Monday, August 1, 2011

Selling Government Assets: How much money could we get? What's the advantage?

By almost any measure (such as deficit to GDP or debt to GDP),  the US is faced with a major problem. Our current yearly deficit is on the order of 10% of the GDP. Our federal government is spending roughly 30% of the GDP and only bringing in tax (or other) revenues at roughly 20% of GDP. The yearly deficit is roughly 1.3 trillion dollars, i.e. 10% of our roughly 14 trillion yearly GDP, and roughly 10% of gross federal debt. This is unacceptable, and most people recognize this fact. Hoping that the problem will go away is no longer an option for politicians because the voters are starting to become knowledgeable about the size of the debt and the inflationary methods that the government has tried so far to fix it (such as QE2...i.e. printing money while the commodity price index was rapidly increasing.)

As a society, we need to be producing more things of actual value and spending less until we bring the deficit and the debt back into a manageable size.

The general options available:  cut spending, raise taxes, print money, or sell government assets. Some of these options are better than others.

For me personally, I tend to favor the following options in this general order:
1) Sell government assets  (gold, silver, Postal Service, TVA power plant, Amtrak, and Federal Reserve owned assets)

2) Increase the retirement age and link the retirement age to life-expectancy. (There should of course be exceptions made for hazardous professions, such as fire-fighting or steel mill laborers.)

3) Tax pollution   (municipal solid waste going to landfills, acid gas emissions, and perhaps greenhouse gas emissions.) Ideally, we would lower income tax by however much we raise taxes on pollution, but we are so far in debt that we need to get back into fiscal sanity before we seriously discuss lowering income tax levels. I hate the idea of income taxes, but I hate the idea of borrowing money from China even more.

4) At the state level, increase luxury/sin taxes...but probably not at the federal level, or else we might cut into the tax that could be raised at the state level.

But I recognize that the things listed above are unlikely to get the size of the deficit, let alone the debt, to a manageable level because the problem we face is just that big.

But every little bit counts, so the rest of this post is devoted to putting a price tag on some of the big ticket items that the government could sell. (A longer list can be found here, of which I discuss a few of the items on their list that seem more realistic. See full article at DailyFinance:

1. New York Federal Reserve Building
Guesstimated price tag: $750 million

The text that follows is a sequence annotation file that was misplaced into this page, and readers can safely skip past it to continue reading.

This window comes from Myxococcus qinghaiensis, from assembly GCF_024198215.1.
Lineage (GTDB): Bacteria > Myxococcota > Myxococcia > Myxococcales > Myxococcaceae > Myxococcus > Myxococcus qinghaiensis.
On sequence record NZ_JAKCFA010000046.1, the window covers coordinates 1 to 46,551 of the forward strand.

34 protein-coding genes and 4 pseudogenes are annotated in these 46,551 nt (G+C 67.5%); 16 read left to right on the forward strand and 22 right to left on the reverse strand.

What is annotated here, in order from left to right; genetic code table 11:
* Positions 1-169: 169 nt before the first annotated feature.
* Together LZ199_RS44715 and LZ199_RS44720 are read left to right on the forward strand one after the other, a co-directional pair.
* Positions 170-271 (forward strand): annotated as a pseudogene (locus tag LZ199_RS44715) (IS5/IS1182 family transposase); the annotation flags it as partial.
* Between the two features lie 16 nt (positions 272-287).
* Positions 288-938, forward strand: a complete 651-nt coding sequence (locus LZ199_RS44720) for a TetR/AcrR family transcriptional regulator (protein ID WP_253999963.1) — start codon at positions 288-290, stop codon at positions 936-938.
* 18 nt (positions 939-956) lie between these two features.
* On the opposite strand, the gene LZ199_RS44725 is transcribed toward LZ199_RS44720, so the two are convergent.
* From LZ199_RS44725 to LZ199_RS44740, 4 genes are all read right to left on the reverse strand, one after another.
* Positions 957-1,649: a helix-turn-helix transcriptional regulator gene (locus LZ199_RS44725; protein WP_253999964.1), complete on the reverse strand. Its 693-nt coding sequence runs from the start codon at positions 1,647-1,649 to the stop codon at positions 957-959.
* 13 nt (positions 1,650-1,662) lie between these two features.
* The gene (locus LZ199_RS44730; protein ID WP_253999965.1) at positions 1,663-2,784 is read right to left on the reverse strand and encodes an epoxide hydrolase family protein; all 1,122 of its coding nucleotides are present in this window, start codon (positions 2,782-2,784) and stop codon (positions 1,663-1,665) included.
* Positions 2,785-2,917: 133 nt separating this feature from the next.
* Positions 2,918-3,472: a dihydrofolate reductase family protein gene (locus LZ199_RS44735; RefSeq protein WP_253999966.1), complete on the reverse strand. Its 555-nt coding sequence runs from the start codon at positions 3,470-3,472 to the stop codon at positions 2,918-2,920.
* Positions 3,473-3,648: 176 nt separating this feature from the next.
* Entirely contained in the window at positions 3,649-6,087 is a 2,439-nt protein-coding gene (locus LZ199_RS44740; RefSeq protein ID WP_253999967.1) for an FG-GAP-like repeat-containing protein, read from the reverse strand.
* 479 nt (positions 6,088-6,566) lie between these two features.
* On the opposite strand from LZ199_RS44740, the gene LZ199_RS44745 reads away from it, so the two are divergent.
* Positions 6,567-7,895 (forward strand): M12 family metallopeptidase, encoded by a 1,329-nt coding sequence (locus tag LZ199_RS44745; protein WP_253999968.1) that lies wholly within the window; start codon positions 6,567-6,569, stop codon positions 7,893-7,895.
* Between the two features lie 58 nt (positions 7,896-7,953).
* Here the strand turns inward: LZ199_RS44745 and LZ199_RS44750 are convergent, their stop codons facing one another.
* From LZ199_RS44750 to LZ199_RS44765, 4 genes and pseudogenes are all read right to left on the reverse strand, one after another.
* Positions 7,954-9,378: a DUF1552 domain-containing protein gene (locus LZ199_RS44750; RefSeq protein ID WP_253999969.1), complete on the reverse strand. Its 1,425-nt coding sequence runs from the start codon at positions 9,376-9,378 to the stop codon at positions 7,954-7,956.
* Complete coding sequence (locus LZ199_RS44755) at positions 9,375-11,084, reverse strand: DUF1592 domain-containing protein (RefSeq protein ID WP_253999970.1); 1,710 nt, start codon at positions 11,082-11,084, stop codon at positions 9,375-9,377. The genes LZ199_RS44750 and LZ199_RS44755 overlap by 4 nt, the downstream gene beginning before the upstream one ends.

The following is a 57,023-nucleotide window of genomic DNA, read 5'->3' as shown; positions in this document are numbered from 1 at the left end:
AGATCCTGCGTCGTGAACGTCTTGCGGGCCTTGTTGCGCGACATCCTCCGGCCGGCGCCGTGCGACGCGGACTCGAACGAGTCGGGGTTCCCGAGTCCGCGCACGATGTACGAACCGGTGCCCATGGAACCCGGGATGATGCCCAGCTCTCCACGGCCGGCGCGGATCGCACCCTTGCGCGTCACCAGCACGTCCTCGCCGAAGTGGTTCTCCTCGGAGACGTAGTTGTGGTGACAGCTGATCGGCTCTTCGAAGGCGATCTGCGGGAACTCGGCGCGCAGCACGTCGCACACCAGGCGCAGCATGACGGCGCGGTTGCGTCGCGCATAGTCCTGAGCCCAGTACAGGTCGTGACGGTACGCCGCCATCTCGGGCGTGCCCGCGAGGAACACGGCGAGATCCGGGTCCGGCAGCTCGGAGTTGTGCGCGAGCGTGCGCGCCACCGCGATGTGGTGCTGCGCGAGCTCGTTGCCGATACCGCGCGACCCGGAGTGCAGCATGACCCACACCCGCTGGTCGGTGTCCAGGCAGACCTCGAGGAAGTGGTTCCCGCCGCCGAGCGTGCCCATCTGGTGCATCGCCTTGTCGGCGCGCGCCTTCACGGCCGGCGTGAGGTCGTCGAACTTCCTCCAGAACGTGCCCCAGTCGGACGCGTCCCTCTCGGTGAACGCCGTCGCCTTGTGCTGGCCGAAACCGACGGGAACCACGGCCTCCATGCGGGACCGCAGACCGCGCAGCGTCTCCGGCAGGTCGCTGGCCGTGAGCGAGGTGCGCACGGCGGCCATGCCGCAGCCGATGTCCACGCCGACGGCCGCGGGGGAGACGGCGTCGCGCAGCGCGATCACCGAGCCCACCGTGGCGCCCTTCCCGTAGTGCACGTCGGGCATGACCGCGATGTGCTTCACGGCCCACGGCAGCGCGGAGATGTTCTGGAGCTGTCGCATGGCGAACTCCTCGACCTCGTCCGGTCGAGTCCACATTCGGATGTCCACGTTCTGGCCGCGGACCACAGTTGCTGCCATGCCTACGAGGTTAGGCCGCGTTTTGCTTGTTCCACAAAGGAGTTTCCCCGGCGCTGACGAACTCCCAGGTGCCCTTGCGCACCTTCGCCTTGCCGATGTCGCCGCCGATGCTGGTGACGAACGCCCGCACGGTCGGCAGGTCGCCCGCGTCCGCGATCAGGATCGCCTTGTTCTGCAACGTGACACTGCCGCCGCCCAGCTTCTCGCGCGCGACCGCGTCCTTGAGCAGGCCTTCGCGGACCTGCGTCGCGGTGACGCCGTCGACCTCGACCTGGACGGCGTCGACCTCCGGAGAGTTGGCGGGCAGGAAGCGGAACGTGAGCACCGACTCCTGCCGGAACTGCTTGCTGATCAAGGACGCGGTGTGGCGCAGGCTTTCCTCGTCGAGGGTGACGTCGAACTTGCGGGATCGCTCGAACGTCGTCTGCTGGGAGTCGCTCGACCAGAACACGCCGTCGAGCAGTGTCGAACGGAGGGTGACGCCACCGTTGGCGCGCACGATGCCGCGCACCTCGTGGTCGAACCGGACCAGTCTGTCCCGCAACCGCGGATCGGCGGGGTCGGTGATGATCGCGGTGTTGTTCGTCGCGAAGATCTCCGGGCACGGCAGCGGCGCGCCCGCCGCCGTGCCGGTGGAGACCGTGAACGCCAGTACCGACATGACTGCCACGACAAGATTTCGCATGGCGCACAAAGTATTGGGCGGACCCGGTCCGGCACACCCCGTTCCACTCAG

Location: Manhattan, New York
U.S. ownership: 87 years
Who should buy it: Donald Trump, SL Green, Tishman Speyer
Why it's valuable: Location, Location, Location

2. Hoover Dam
Guesstimated price tag: $415 million

Location: Nevada/Arizona
U.S. ownership: 75 years
Who should buy it: Duke Power, Con Edison, Southern Company
Why it's valuable: Hydroelectric power

3. Randolph Air Force Base
Guesstimated price tag: $1 billion
Location: San Antonio, Texas
U.S. ownership: 81 years
Who should buy it: City of San Antonio
Why it's valuable: Could be converted to a commercial airport

7. U.S. Postal Service
Guesstimated price tag: $40 billion
Location: Nationwide
U.S. ownership: 236 years
Who should buy it: UPS, FedEx
Why it's valuable: Parcel delivery infrastructure (vehicles, buildings)

9. U.S. Gold Supply
Guesstimated price tag: $400 billion
Location: U.S. Bullion Depository, Fort Knox, Kentucky
U.S. ownership: Varies
Who should buy It: China, Germany, the International Monetary Fund
Why it's valuable: Precious commodity  (i.e. jewelry)
Clearly, selling all of these assets would only be a start. We should probably include selling all of the power plants owned by the US government (such as the TVA.) This would be another $50-100 billion. Though, these assets actually make money for the government, so the net present value of the electricity sales is probably greater than the net present value that the government would get from selling it today. The reasons to sell these assets are: a) we're in debt today and b) the government should not be in the business of owning power plants. There's no part of the Constitution that can justify the government owning power plants.

There's also about 3 trillion dollars in mortgage-backed securities, student loans and US Treasuries owned by the Federal Reserve. We need to start selling these assets, but at a reasonable rate so that we can recoup as much money as possible. (See the wiki site for the Federal Reserve, and sub-section on Balance Sheet for more details.)

So, everything mentioned above is a good start, but we need more money than just selling government assets to really tackle the debt. That's why I think that we need to sell government assets while doing other changes: such as increasing the retirement age, taxing pollution, and taxing luxury items. We've dug ourselves into a major hole and it's going to take a lot of work to get us out of this mess.
As we work out our spending problem at the national level, it's always good to remember that all of us can work to solve the problem at an individual level as well. This means investing our own time, energy and money into investments with high rate of returns.  We need to grow and growth starts with individuals starting new businesses that make things of value.

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